Overview

Gavin Sasaki was a promising young journalist in New York City until the day he was fired for plagiarism. The last thing he wants is to sell foreclosed real estate for his sister Eilo’s company in their Florida hometown, but he’s in no position to refuse her job offer. Plus, there’s another reason to go home: Eilo recently met a ten-year-old girl who looks very much like Gavin and has the same last name as his high-school girlfriend, Anna, who ...
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The Lola Quartet

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Overview

Gavin Sasaki was a promising young journalist in New York City until the day he was fired for plagiarism. The last thing he wants is to sell foreclosed real estate for his sister Eilo’s company in their Florida hometown, but he’s in no position to refuse her job offer. Plus, there’s another reason to go home: Eilo recently met a ten-year-old girl who looks very much like Gavin and has the same last name as his high-school girlfriend, Anna, who left town abruptly after graduation.

Determined to find out if this little girl might be his daughter, Gavin sets off to track down Anna, starting with the three friends they shared back when he was part of a jazz group called “The Lola Quartet.” As Gavin pieces together their stories, he learns that Anna has been on the run for good reason, and soon his investigation into her sudden disappearance all those years ago takes a seriously dangerous turn.
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Editorial Reviews

From the Publisher
“[An] ingeniously constructed literary thriller.”— Minneapolis Star Tribune 
 
 “[An] elegant, hypnotic novel. . . . An elegy for lost—and perhaps only imagined—innocence.” —The Washington Post
 
“Compelling. . . . Perhaps all novelists can be said to wrestle with morality; Mandel seems to wrestle with it at greater length and in greater depth than most. . . . First-rate fiction.” —Dallas Morning News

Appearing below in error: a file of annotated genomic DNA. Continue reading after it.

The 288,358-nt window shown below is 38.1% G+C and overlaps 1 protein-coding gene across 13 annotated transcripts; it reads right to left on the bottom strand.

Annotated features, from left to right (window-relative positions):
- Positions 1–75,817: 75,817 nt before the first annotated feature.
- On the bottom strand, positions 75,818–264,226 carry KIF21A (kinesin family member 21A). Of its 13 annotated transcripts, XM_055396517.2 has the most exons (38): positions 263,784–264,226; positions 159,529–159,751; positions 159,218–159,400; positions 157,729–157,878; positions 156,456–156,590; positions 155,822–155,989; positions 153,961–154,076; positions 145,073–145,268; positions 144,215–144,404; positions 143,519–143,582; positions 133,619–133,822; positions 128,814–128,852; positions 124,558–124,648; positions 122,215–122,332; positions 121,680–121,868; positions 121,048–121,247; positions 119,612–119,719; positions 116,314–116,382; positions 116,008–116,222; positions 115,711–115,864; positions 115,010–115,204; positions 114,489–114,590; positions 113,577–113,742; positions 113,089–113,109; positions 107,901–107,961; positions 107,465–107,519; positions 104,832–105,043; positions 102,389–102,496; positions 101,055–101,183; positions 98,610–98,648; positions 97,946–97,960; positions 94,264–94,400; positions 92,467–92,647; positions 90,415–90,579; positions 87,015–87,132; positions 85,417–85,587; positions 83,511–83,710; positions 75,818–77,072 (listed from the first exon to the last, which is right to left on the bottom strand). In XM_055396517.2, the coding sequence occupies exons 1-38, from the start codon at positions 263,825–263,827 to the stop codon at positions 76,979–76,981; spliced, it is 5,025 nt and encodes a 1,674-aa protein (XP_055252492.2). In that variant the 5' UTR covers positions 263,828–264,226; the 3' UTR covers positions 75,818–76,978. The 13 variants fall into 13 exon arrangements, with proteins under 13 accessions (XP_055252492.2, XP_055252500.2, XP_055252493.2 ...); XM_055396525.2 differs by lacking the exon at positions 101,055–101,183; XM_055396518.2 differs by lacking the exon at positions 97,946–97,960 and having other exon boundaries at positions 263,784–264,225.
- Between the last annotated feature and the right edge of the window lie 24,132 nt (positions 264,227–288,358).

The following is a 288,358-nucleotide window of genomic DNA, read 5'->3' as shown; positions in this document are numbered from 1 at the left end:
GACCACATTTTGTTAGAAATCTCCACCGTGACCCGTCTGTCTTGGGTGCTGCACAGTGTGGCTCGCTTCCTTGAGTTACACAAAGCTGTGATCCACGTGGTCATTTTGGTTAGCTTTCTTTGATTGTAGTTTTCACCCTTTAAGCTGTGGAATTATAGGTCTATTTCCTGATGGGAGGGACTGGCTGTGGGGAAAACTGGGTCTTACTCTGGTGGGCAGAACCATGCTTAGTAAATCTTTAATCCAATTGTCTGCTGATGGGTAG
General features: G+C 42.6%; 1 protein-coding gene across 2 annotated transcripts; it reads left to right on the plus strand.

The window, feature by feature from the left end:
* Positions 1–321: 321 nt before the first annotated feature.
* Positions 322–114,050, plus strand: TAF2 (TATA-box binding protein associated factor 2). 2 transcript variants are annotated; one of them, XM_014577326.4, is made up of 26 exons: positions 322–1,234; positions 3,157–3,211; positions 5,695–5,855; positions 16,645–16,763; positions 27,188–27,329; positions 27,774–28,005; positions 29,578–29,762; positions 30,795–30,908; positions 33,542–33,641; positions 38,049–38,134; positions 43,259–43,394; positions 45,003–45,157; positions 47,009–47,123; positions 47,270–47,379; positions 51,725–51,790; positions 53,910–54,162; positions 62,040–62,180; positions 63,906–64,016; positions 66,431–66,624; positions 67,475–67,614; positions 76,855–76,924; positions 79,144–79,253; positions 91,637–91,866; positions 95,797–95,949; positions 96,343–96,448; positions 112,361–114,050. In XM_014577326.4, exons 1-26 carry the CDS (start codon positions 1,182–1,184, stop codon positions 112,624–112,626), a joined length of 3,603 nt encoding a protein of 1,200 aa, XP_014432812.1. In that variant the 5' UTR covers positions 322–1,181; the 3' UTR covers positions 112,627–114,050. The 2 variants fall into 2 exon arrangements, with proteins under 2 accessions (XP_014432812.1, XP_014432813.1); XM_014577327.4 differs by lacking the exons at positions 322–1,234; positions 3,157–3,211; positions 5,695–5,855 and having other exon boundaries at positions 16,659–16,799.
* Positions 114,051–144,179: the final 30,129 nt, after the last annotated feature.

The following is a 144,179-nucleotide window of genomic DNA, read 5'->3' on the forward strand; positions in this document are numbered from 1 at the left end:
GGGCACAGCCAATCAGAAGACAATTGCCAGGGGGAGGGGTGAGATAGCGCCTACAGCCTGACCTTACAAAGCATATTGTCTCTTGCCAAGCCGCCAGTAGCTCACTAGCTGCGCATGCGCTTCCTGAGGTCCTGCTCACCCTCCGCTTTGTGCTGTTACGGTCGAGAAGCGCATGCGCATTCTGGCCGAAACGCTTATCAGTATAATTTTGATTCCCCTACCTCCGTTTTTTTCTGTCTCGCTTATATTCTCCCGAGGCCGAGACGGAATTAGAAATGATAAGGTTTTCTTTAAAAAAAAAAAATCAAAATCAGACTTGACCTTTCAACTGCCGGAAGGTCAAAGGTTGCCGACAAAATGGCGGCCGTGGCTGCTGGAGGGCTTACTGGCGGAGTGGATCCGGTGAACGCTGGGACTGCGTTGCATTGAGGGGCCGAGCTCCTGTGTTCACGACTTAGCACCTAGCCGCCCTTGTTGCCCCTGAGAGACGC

“A novel noir that wears its influences proudly on the beige sleeve of its trench coat…. Delightful.” —Paste

“Trumpets [Mandel’s] talents: her charismatic verbal grace and acuity, the rich atmosphere she creates.” —The Boston Globe
 
“Emily St. John Mandel is astonishing.” —Emma Straub, author of The Vacationers
 
“[Mandel] is a stunningly beautiful writer whose complex, flawed, and well-drawn characters linger with you.” —Sarah McCarry, Tor.com
 
“Fascinating.” —Booklist
 
“Riveting. . . . Evocative, intriguing, and complex, this novel is as smooth as the underbelly of a deadly, furtive reptile.” —Library Journal (starred review)
 
“A rewarding read.”  —Foreword magazine
 
“Result[s] in both sophistication and suspense.” —Publishers Weekly
 
“[Mandel’s] writing is pure elegance.” —Patrick DeWitt, author of Sisters Brothers
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Product Details

  • ISBN-13: 9781609530808
  • Publisher: Knopf Doubleday Publishing Group
  • Publication date: 5/1/2012
  • Series: Vintage Contemporaries
  • Sold by: Random House
  • Format: eBook